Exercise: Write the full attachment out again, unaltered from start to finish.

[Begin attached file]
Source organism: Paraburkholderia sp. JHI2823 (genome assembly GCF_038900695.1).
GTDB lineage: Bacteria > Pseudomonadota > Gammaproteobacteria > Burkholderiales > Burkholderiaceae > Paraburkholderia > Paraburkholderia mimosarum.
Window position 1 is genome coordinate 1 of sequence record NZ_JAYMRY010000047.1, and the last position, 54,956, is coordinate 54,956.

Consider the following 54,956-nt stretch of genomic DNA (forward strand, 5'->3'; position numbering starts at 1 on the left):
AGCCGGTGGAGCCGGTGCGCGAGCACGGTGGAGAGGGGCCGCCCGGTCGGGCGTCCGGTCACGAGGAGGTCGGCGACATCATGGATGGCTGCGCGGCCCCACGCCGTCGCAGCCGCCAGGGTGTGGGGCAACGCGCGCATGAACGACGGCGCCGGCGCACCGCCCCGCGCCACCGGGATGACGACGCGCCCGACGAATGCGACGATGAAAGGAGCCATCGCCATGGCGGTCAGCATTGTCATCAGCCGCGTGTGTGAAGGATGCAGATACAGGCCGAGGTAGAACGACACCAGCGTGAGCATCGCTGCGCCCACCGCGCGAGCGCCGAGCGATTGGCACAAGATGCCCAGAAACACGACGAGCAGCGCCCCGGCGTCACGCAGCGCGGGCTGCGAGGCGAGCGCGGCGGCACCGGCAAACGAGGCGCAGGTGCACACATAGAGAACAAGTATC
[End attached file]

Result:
Source organism: Paraburkholderia sp. JHI2823 (genome assembly GCF_038900695.1).
GTDB lineage: Bacteria > Pseudomonadota > Gammaproteobacteria > Burkholderiales > Burkholderiaceae > Paraburkholderia > Paraburkholderia mimosarum.
Window position 1 is genome coordinate 1 of sequence record NZ_JAYMRY010000047.1, and the last position, 54,956, is coordinate 54,956.

Consider the following 54,956-nt stretch of genomic DNA (forward strand, 5'->3'; position numbering starts at 1 on the left):
AGCCGGTGGAGCCGGTGCGCGAGCACGGTGGAGAGGGGCCGCCCGGTCGGGCGTCCGGTCACGAGGAGGTCGGCGACATCATGGATGGCTGCGCGGCCCCACGCCGTCGCAGCCGCCAGGGTGTGGGGCAACGCGCGCATGAACGACGGCGCCGGCGCACCGCCCCGCGCCACCGGGATGACGACGCGCCCGACGAATGCGACGATGAAAGGAGCCATCGCCATGGCGGTCAGCATTGTCATCAGCCGCGTGTGTGAAGGATGCAGATACAGGCCGAGGTAGAACGACACCAGCGTGAGCATCGCTGCGCCCACCGCGCGAGCGCCGAGCGATTGGCACAAGATGCCCAGAAACACGACGAGCAGCGCCCCGGCGTCACGCAGCGCGGGCTGCGAGGCGAGCGCGGCGGCACCGGCAAACGAGGCGCAGGTGCACACATAGAGAACAAGTATC